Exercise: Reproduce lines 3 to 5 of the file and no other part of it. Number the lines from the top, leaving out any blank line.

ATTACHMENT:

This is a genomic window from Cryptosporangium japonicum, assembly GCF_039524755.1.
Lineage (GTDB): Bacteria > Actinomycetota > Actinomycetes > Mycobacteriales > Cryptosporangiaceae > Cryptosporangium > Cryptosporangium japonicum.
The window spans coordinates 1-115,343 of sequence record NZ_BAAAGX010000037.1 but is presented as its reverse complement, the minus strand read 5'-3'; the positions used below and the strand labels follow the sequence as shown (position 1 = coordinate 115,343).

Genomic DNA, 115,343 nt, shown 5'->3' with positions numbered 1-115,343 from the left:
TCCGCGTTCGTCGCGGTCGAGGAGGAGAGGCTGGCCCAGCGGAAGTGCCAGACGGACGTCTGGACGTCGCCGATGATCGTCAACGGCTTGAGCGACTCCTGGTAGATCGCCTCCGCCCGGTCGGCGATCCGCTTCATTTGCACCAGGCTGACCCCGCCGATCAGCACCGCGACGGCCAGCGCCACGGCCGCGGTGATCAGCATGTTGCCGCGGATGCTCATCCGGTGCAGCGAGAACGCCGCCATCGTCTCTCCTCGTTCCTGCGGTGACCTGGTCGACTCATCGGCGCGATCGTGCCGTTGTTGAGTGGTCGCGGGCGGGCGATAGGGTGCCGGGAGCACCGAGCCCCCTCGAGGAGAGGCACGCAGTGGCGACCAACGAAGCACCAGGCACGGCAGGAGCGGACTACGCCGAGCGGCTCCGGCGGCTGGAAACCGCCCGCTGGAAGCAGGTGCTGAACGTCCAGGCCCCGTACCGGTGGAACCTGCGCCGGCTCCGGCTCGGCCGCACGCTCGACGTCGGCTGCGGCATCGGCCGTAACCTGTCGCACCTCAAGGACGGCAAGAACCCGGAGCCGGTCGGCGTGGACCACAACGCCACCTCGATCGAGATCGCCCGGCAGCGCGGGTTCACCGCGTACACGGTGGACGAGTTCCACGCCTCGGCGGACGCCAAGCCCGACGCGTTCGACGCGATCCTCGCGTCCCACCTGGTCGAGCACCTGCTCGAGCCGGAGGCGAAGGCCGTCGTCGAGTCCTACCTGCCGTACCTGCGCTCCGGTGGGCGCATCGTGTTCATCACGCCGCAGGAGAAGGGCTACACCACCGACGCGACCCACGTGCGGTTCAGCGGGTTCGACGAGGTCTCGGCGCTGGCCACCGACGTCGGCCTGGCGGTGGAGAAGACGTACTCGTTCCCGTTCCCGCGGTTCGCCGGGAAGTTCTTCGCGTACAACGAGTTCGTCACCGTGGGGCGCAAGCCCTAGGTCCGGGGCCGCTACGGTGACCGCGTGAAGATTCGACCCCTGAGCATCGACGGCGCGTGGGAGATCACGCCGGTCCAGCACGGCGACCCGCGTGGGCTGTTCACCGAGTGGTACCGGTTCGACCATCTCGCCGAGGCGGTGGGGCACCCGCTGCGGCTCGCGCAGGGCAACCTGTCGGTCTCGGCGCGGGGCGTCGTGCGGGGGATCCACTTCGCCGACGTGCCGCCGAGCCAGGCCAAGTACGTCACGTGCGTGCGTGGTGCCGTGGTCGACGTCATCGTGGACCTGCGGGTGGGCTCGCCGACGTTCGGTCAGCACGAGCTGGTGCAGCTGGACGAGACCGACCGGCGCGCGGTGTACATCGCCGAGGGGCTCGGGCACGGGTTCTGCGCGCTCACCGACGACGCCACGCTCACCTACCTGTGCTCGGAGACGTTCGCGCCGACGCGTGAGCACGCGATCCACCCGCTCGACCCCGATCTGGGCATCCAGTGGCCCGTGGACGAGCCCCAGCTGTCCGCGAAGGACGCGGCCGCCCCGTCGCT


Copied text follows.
The window spans coordinates 1-115,343 of sequence record NZ_BAAAGX010000037.1 but is presented as its reverse complement, the minus strand read 5'-3'; the positions used below and the strand labels follow the sequence as shown (position 1 = coordinate 115,343).

Genomic DNA, 115,343 nt, shown 5'->3' with positions numbered 1-115,343 from the left:
TCCGCGTTCGTCGCGGTCGAGGAGGAGAGGCTGGCCCAGCGGAAGTGCCAGACGGACGTCTGGACGTCGCCGATGATCGTCAACGGCTTGAGCGACTCCTGGTAGATCGCCTCCGCCCGGTCGGCGATCCGCTTCATTTGCACCAGGCTGACCCCGCCGATCAGCACCGCGACGGCCAGCGCCACGGCCGCGGTGATCAGCATGTTGCCGCGGATGCTCATCCGGTGCAGCGAGAACGCCGCCATCGTCTCTCCTCGTTCCTGCGGTGACCTGGTCGACTCATCGGCGCGATCGTGCCGTTGTTGAGTGGTCGCGGGCGGGCGATAGGGTGCCGGGAGCACCGAGCCCCCTCGAGGAGAGGCACGCAGTGGCGACCAACGAAGCACCAGGCACGGCAGGAGCGGACTACGCCGAGCGGCTCCGGCGGCTGGAAACCGCCCGCTGGAAGCAGGTGCTGAACGTCCAGGCCCCGTACCGGTGGAACCTGCGCCGGCTCCGGCTCGGCCGCACGCTCGACGTCGGCTGCGGCATCGGCCGTAACCTGTCGCACCTCAAGGACGGCAAGAACCCGGAGCCGGTCGGCGTGGACCACAACGCCACCTCGATCGAGATCGCCCGGCAGCGCGGGTTCACCGCGTACACGGTGGACGAGTTCCACGCCTCGGCGGACGCCAAGCCCGACGCGTTCGACGCGATCCTCGCGTCCCACCTGGTCGAGCACCTGCTCGAGCCGGAGGCGAAGGCCGTCGTCGAGTCCTACCTGCCGTACCTGCGCTCCGGTGGGCGCATCGTGTTCATCACGCCGCAGGAGAAGGGCTACACCACCGACGCGACCCACGTGCGGTTCAGCGGGTTCGACGAGGTCTCGGCGCTGGCCACCGACGTCGGCCTGGCGGTGGAGAAGACGTACTCGTTCCCGTTCCCGCGGTTCGCCGGGAAGTTCTTCGCGTACAACGAGTTCGTCACCGTGGGGCGCAAGCCCTAGGTCCGGGGCCGCTACGGTGACCGCGTGAAGATTCGACCCCTGAGCATCGACGGCGCGTGGGAGATCACGCCGGTCCAGCACGGCGACCCGCGTGGGCTGTTCACCGAGTGGTACCGGTTCGACCATCTCGCCGAGGCGGTGGGGCACCCGCTGCGGCTCGCGCAGGGCAACCTGTCGGTCTCGGCGCGGGGCGTCGTGCGGGGGATCCACTTCGCCGACGTGCCGCCGAGCCAGGCCAAGTACGTCACGTGCGTGCGTGGTGCCGTGGTCGACGTCATCGTGGACCTGCGGGTGGGCTCGCCGACGTTCGGTCAGCACGAGCTGGTGCAGCTGGACGAGACCGACCGGCGCGCGGTGTACATCGCCGAGGGGCTCGGGCACGGGTTCTGCGCGCTCACCGACGACGCCACGCTCACCTACCTGTGCTCGGAGACGTTCGCGCCGACGCGTGAGCACGCGATCCACCCGCTCGACCCCGATCTGGGCATCCAGTGGCCCGTGGACGAGCCCCAGCTGTCCGCGAAGGACGCGGCCGCCCCGTCGCT